Tesla’s data breach in May, which affected more than 75,000 people, was an inside job, the company said in a notice released to its customers on Friday. According to the notice, German news outlet Handelsblatt informed Tesla of the breach on May 10 after obtaining the confidential information.
An investigation into the data breach “revealed that two former Tesla employees had misappropriated the information in violation of Tesla’s IT security and data protection policies and shared it with the media outlet,” Steven Elentukh, Tesla’s data privacy officer, wrote in the notice.
It further stated that the company filed two lawsuits prohibiting anyone from sharing the information, prompting Handelsblatt to confirm it won’t publish the information now that it is “legally prohibited from using it inappropriately.”
Tesla said it has seized the former employees’ electronic devices believed to be used in the data breach and could still contain the information. Tesla added that it “also obtained court orders that prohibit the former employees from further use, access, or dissemination of the data, subject to criminal penalties. Tesla cooperated with law enforcement and external forensics experts and will continue to take appropriate steps as necessary.”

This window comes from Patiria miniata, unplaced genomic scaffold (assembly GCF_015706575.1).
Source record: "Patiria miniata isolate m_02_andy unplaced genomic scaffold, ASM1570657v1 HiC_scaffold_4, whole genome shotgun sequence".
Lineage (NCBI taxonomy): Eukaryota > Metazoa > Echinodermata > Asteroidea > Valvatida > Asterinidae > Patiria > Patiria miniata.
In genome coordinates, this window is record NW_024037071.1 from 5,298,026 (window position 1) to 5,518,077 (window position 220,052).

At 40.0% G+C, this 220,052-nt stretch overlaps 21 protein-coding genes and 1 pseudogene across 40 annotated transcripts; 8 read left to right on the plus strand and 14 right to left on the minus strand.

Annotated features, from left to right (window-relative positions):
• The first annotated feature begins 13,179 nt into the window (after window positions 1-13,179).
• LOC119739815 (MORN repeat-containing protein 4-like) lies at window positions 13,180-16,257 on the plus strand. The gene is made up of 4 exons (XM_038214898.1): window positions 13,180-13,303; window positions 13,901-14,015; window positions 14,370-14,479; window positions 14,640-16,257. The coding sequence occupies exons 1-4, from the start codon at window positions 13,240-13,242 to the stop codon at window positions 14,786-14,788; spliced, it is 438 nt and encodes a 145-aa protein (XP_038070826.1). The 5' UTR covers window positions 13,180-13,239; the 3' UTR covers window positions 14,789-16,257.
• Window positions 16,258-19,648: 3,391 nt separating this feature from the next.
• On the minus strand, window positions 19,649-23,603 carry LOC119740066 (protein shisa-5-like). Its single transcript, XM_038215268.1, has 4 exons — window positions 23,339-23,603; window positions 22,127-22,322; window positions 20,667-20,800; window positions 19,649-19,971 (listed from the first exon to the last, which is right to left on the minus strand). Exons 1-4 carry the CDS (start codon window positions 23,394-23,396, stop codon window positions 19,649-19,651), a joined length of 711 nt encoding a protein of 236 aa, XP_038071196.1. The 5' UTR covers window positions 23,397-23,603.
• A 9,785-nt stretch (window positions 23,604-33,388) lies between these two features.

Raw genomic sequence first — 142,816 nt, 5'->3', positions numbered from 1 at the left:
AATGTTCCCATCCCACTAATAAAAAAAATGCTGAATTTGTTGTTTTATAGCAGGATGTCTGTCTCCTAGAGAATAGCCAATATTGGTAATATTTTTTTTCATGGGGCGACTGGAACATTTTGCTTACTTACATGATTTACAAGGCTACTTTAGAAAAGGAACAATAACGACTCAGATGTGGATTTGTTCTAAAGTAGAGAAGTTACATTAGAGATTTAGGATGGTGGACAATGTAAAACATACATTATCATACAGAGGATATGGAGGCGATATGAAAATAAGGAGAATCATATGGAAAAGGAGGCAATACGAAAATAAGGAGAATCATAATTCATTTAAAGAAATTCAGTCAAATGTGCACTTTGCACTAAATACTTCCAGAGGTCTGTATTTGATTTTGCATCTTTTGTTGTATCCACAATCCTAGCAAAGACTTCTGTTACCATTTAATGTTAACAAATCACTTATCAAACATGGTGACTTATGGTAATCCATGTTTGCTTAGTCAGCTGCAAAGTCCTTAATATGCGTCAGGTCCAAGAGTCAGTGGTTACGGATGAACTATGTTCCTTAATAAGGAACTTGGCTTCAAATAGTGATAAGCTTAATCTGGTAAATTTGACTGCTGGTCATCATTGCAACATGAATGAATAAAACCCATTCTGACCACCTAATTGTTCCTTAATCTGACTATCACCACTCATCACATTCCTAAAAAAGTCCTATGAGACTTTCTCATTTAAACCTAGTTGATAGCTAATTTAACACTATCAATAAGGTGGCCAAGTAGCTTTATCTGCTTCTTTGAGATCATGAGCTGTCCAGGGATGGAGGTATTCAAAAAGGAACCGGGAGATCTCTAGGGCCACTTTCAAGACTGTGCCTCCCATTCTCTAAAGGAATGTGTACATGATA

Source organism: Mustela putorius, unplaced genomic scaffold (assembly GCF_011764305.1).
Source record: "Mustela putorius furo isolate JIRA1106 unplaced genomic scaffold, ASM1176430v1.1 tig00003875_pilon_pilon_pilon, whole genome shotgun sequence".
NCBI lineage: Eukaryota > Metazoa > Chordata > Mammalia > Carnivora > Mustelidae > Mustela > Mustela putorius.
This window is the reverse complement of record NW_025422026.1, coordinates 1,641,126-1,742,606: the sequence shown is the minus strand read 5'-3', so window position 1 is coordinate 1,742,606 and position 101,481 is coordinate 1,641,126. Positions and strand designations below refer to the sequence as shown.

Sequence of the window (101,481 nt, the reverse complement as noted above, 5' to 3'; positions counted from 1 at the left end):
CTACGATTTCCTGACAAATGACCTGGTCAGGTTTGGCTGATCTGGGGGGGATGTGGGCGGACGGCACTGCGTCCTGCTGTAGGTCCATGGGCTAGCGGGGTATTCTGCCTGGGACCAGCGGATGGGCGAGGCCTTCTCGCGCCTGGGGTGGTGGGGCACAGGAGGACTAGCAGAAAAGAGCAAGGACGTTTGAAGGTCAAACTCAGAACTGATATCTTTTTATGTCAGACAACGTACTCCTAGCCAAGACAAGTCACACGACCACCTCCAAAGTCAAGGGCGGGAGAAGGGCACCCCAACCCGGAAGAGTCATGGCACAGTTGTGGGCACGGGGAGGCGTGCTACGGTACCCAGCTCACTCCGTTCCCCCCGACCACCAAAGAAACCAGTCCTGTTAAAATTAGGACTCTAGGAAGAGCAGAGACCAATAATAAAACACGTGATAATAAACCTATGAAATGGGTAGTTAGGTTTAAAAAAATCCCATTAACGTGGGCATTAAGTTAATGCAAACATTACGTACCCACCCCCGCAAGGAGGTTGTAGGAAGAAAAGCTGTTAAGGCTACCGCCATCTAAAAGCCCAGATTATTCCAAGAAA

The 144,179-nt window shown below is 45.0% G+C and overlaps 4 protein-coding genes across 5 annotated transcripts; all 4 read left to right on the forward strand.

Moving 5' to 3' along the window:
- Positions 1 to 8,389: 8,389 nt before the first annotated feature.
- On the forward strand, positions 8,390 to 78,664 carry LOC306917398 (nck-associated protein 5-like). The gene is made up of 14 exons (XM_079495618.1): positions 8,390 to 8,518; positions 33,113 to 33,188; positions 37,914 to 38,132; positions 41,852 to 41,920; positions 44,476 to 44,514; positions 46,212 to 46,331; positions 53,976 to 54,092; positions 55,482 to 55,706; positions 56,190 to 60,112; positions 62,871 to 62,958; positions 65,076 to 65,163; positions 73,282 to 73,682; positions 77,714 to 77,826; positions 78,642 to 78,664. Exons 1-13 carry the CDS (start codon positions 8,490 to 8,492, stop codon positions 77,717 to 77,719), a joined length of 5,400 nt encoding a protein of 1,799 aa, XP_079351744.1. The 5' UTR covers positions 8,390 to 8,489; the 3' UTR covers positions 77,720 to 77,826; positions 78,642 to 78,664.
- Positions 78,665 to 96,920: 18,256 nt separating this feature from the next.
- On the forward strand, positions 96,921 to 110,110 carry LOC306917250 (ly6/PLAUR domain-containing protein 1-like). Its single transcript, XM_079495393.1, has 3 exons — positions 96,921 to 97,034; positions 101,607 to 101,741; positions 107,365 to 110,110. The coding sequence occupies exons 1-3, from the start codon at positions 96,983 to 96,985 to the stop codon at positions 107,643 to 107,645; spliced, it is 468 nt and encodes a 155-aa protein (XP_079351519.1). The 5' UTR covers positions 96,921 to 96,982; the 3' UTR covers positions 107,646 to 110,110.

The data breach included current and former employees’ Social Security numbers, names, addresses, phone numbers, and/or email addresses. Handelsblatt reported the information amounted to roughly 100 gigabytes of confidential data. A spokesperson for the Netherlands data protection watchdog told CNN in May: “We are aware of the Handelsblatt story and we are looking into it.”
Handelsblatt obtained more than 23,000 internal documents, calling them the “Tesla Files.” The data also reportedly contained 2,400 self-acceleration issue reports, and 1,500 reports of brake issues, including 383 false collision warnings and phantom stops, Business Insider reported.
Tesla said in the notice that it hasn’t detected any misuse of the leaked data, but “cooperated with law enforcement and external forensics experts and will continue to take appropriate steps as necessary.”
The company recommends that anyone who suspects their data was included in the leak take steps to protect their Social Security information by ordering a credit report, placing a fraud alert, and restricting their credit report by filing a security freeze with the Credit Bureau.
Elentukh did not immediately respond to Gizmodo’s request for comment.